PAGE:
Well, then there's the fact that Sid wins.  He wins at an individual level (Hart, Art Ross, etc) and he wins at a team level (Stanley Cup, Olympic gold).  Say whatever you want about OV, but every team he goes near collapses.  In his 5 years with the Capitals, they have won only 1 playoff series ever.  Sid has won 8 series in that same span of time.  And it's not like OV doesn't play with great players.  They have won their division the last 3 years in a row.  So now that there are five years worth of history, why do you suppose OV can't ever win when it matters?

For those of you who defend OV by saying he had 10 points in the series - consider this.  8 of those 10 points were scored in games 2-4.  With his team leading the series 3 games to 1, OV managed a grand total of 1 goal and 1 assist in games 5-7 - any of which would have clinched a series win for Washington.  And before you use the old "we ran into a great goaltender" excuse - think back to Game 1.  It was in DC and OV had 0 points and 0 shots on goal.  This series was lost in Game 1, not Game 7.

Now that I think about it, it's kind of fitting that OV wears #8.  It will remind us all forever of the year that OV choked against the 8-seed.

Since: Feb 3, 2008
Posted on: April 29, 2010 1:51 pm

Caps can't win when it counts


Since: Jan 12, 2007
Posted on: April 29, 2010 1:18 pm

Focus on hockey

Thank you, lnation, for reminding me that there are knowledgeable and respectful hockey fans who still happen to root for the Penguins without immature, homer comments posted on a message board about a game in which their team didn't even take part.
Need we remind Penguins fans of the empty, listless Igloo of just a few seasons ago?  Like 2005-06 even though that was Sidney Crosby's rookie year?  2003-04 was even worse because there was no Crosby and Lemieux only played 10 games.  I've been there a couple times when it was easy to get tickets, way less than 10,000 fans in the seats who were barely awake, and the team was terrible.  The only thing intimidating about being there was the worry that the thing was going to collapse with me sitting inside it.  And the Verizon Center was just like that too for many games I've attended.  I don't think there's anywhere I've felt intimidated not rooting for the home team, and that includes Philadelphia and New York where people will be louder.  As far as feeling the atmosphere of fans enthusiastically supporting the team and being knowledgeable about the sport, in my experience the clear winners are the Buffalo Sabres fans (to be fair I haven't been out west too much).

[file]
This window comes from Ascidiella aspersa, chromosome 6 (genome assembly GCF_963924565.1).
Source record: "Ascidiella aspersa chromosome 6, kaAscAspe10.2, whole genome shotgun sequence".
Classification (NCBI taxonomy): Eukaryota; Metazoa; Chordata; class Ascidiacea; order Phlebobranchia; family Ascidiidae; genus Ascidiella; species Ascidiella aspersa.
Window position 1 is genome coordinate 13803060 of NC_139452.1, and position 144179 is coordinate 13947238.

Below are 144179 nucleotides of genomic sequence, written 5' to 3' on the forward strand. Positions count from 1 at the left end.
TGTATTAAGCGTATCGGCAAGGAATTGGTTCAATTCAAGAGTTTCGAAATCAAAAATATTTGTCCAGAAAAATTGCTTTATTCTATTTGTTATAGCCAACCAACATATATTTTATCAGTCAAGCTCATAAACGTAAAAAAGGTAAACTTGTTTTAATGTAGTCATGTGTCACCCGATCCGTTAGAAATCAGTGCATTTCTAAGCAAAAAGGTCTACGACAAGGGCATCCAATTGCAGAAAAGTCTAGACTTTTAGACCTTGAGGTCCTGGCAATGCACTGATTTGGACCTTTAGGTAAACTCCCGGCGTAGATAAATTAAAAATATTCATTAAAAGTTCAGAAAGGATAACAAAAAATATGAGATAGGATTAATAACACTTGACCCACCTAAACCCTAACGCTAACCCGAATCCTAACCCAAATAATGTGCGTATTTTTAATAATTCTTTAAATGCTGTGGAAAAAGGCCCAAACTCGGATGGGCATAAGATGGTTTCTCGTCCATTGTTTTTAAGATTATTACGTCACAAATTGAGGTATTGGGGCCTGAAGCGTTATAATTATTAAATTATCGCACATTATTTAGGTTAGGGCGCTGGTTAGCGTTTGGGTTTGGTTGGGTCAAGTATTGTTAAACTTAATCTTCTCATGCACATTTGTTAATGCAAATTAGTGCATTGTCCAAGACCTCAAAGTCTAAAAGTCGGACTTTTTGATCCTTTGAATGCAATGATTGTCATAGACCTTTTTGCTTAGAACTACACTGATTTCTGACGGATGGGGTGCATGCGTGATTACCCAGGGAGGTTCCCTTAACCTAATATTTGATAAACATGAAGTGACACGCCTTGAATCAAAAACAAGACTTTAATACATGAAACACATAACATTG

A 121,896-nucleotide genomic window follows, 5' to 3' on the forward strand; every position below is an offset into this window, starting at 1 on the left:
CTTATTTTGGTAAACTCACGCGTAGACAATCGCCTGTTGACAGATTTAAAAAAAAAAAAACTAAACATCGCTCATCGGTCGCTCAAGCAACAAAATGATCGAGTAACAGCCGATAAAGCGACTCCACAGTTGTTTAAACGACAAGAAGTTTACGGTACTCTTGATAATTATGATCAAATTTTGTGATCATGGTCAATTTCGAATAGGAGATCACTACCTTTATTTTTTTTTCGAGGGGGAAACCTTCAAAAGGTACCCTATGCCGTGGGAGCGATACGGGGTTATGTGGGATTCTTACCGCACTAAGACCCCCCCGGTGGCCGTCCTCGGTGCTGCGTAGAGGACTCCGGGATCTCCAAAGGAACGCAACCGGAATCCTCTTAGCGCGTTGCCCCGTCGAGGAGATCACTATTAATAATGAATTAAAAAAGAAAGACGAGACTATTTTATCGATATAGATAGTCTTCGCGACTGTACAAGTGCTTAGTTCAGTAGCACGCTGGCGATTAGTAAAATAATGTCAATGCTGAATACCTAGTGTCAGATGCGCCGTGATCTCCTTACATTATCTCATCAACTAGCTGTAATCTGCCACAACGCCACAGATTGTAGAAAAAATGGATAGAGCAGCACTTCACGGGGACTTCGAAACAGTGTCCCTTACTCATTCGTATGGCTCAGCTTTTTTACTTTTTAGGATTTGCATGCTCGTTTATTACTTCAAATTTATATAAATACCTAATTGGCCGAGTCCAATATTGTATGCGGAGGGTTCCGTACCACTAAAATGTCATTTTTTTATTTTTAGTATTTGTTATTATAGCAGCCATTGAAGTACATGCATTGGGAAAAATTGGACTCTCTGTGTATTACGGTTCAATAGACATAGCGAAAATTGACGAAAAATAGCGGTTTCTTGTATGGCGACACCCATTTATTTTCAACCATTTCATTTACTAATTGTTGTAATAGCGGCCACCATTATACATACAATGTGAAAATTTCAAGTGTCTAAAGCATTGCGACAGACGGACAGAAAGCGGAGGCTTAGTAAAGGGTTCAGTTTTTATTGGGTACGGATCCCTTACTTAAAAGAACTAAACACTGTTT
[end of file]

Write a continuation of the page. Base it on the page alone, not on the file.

Its all cyclical.  Stars put butts in seats and bring casual fans out of the woodwork.  It happened in DC before Alex Ovechkin, it happened in Pittsburgh before Crosby when Mario was not there (and before Mario was there too).  When the team stinks and there's no one playing for them worth noting, people don't bother going to games.  For a current example you guys in Pittsburgh need only look down the way at that beautful baseball stadium.

As for the second round, the Flyers are clear underdogs given their injuries and the Penguins are going to learn very quickly what happened to the Capitals if Jaroslav Halak continues to play out of his mind like that.

Since: Feb 16, 2009
Posted on: April 29, 2010 1:01 pm

Caps can't win when it counts

Hal Gill and Rob Scuderi didn't show up til play off time last year.  The Penguins had a shakey defense going into the playoffs last year too.  Regular season doesn't mean a thing if you make it to the playoffs.  All bets are off and everyone has a shot.  It's just a question on who steps up, and my guess is that it will be the Pens, and their D.

Since: Apr 23, 2010
Posted on: April 29, 2010 12:55 pm

Caps can't win when it counts

There sure are a lot of bitter and over-confident fans on this board. For one, I am very surprised about the outcome with the Caps-Habs series. I don't think anyone saw this upset coming. Any time Ovechkin touches the puck, you know something incredible is going to happen. He's just so good but he can't win the Cup by himself. I will admit to being guilty of rooting for the Caps to fail but that's only because I know how dangerous the Caps can be.

The Penguins have a lot of work to do if they think they're going to roll over the Habs this round. I'm betting on the Flyers to defeat Boston and I would love to see a Pens-Flyers final. It would be an intense series because the Flyers might be a little upset that they've been bested by the Pens for the past two years in the post-season.

To my fellow Pens fans: Grow up. I love our team and will defend them until the end but I can't defend your hubris. We've got a lot of cracks in our game that will need a good patching if we think that we're going to beat the Habs. Go Pens!